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Latinos Explore Mexico Trade

A California delegation meets counterparts across the border to make deals. But a shared language and heritage don't ensure success.

October 07, 2006|Ronald D. White | Times Staff Writer

Hilario Navarro considers himself an old-fashioned "slaughter to steak" butcher, just like his father and grandfather.

But the 43-year-old Glendale resident is sharpening his knives for a family first: Navarro wants to acquire Mexican food products to sell in the U.S. and establish a market for his meats and other goods south of the border.

Navarro, who owns Bonanza Foods & Provisions Inc. in Vernon, is among numerous Latino business owners who hope to jump-start cross-border commerce. He was part of a small delegation that recently traveled to a Mexican symposium attended by companies from the states of Jalisco, Colima and Nayarit.

Navarro had 16 interviews with Mexican business owners. Now comes the hard part -- turning talk into action. When it comes to doing business in another country, a shared language and heritage don't ensure success, Navarro and the others in his group have found. They must contend with unexpected costs and unfamiliar bureaucracy and regulations.

Trade between California and Mexico accounted for $16.2 billion in exports and $24.2 billion in imports through the state's three customs districts in 2005, according to the Los Angeles County Economic Development Corp. That represented 12% of total exports and 8% of total imports through those districts.

The figures understate California's commerce with Mexico because a significant fraction of this flow of goods travels through Texas border crossings and therefore isn't counted as foreign trade with California.

"Whenever you cross borders, you up the cost and complexity of doing business," said Richard Sinkin, managing director of InterAmerican Holdings Co., a San Diego firm that invests in Mexican companies.

In addition, businesses often fail to follow through on plans for cross-border deals.

"I have been on many of these kinds of trips. Less than 10% of those who go follow it up with concrete business proposals," said Jerry de los Rios, a business consultant and instructor with the Small Business Development Center at Loyola Marymount University.

But Navarro and the other California entrepreneurs have hope.

"These deals could materialize in the next three to six months and some maybe sooner than that," said Navarro, who is preparing a list of products and price quotes and asking for the same from his Mexican counterparts. "I will probably have to go back again in the next two or three weeks."

The businessmen have more on their side than language and cultural ties. Each is a seasoned entrepreneur, with most of them in their mid-40s. They run food and beverage, construction, information technology, manufacturing and grocery operations. Most have 15 to 25 employees and generate $5 million to $50 million in annual sales.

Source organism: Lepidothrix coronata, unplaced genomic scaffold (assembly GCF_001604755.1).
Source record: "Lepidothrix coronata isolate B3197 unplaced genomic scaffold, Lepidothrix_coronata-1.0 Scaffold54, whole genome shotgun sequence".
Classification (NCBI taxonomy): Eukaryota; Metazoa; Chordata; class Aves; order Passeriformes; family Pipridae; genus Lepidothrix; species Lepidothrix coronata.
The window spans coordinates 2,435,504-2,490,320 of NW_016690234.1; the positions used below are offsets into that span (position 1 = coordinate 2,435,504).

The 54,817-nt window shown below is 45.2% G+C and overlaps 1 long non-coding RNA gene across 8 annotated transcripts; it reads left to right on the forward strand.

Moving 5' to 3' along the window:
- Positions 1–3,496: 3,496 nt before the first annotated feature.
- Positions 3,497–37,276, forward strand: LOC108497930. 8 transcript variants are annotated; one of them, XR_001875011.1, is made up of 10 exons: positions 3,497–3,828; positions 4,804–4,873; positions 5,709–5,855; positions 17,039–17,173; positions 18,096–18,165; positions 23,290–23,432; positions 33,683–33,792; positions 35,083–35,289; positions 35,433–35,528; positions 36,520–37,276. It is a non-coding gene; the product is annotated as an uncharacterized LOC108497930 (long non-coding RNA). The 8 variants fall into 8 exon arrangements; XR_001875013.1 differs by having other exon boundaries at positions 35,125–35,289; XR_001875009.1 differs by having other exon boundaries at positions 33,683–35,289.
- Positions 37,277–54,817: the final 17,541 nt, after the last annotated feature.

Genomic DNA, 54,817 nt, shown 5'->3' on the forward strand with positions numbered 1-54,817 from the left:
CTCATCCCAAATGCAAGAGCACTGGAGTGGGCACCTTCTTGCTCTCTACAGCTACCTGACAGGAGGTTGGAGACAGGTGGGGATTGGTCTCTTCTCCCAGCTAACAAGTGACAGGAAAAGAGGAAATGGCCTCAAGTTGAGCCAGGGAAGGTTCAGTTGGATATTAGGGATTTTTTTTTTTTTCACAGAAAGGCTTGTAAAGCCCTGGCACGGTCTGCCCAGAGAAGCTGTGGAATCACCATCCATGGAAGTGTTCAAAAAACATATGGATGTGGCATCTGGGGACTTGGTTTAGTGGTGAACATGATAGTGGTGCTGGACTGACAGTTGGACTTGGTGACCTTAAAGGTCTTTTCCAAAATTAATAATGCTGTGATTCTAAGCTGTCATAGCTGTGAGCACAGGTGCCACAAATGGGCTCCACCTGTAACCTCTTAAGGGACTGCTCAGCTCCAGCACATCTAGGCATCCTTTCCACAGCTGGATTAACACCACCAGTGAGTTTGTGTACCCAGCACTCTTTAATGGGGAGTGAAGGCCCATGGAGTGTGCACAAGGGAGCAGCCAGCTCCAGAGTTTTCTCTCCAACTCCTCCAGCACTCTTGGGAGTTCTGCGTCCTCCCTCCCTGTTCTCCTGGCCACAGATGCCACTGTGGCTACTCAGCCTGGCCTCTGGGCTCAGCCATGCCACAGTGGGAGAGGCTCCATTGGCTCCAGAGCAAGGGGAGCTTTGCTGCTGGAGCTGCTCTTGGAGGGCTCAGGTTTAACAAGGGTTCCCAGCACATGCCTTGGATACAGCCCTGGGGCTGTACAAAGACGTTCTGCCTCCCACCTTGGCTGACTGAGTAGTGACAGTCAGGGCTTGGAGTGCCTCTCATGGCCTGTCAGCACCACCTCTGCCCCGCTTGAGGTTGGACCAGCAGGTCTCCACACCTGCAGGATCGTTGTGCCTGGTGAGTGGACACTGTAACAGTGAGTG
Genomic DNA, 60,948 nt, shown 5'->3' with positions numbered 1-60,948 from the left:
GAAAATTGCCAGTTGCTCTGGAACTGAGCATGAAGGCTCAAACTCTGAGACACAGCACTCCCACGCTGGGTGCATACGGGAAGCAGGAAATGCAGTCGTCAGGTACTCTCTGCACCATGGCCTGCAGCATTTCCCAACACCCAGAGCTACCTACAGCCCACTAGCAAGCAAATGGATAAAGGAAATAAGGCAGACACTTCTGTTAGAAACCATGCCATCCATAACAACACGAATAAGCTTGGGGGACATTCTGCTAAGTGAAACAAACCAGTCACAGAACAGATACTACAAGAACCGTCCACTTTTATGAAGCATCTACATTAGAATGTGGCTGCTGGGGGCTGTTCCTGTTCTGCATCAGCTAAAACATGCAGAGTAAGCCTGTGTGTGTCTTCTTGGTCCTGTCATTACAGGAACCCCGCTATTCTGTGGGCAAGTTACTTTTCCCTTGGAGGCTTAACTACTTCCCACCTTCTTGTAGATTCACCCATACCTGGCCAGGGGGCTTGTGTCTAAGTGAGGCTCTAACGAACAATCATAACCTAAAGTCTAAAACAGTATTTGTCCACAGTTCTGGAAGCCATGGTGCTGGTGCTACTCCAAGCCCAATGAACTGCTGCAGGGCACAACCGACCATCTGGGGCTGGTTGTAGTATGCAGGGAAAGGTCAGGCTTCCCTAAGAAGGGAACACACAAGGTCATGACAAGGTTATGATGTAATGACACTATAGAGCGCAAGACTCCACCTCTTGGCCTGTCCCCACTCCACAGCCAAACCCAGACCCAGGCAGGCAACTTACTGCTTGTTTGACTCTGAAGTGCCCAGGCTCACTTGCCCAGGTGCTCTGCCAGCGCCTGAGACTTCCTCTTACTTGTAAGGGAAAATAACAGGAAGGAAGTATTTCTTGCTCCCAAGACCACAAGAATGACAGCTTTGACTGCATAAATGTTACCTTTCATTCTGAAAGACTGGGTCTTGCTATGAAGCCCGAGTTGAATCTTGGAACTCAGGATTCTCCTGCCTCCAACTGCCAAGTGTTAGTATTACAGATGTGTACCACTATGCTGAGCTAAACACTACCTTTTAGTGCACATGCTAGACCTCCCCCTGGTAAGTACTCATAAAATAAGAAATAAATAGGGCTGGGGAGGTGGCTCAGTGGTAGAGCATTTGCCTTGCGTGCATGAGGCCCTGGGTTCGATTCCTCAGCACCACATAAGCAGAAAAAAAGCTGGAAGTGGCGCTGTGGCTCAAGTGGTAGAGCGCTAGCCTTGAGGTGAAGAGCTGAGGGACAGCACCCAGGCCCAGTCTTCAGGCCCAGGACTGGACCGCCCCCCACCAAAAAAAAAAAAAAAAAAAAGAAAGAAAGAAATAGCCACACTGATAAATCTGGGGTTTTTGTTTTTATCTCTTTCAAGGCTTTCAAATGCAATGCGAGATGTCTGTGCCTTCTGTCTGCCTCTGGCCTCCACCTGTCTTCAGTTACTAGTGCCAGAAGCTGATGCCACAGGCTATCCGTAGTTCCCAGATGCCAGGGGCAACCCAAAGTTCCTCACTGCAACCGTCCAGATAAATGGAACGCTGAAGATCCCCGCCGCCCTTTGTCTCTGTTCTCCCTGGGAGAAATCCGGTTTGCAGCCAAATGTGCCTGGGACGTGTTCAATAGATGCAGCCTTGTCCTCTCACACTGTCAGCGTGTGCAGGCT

They also have forged their own path. Rather than work through traditional Latino business organizations, they are members of their own group -- Consejo Empresarial Mexicano de Los Angeles or the Mexican Business Council of Los Angeles. The 50-member association is headed by Javier Martinez, the Oxford University-educated owner of Pasadena tequila distributor Martinez Brands.

Each did a lot of thinking about what he wanted to accomplish. Those who already do business in Mexico, like Martinez, wanted to improve the experience.

Others, like Navarro, made connections based on a nuanced appreciation for what he believed his customers wanted. One example is the American cured ham he sells, which is too sweet for Mexican American palates.

He found potential partners who used different spices and a different curing method "to better fit the flavor profile. It's important since so many people in Mexican American families are working and there is less time for cooking from scratch and more of a reliance now on things like hams and other cold cuts."

Navarro expects to surpass $28 million in sales this year to customers that include big supermarket chains such as Albertsons and several independent grocery stores. He has witnessed several changes in consumer purchasing patterns in Mexico since his father's and grandfather's days in Jalisco.

"Before, the eye was very important. They wanted to see it fresh and unpackaged or, at most, just paper-wrapped. Now prepackaged meats are more acceptable in Mexico, and that is a market in which we can compete," Navarro said. He is also counting on a growing Mexican preference for American beef, which is more tender and flavorful.

Not all of the companies that made the trip were small. One is Marquez Brothers of San Jose, owners of El Mexicano brand, a 3,000-employee wholesaler of chorizo, canned jalapenos, chipotle chiles, salsas and a variety of dairy products and other items. The company operates distribution centers in seven Western states.

But Francisco Lara, vice president of operations for Marquez, noted that although it had 25,000 clients in the U.S., it had only 1,000 in Mexico.

"We are looking to forge alliances in markets we haven't explored yet there," Lara said.

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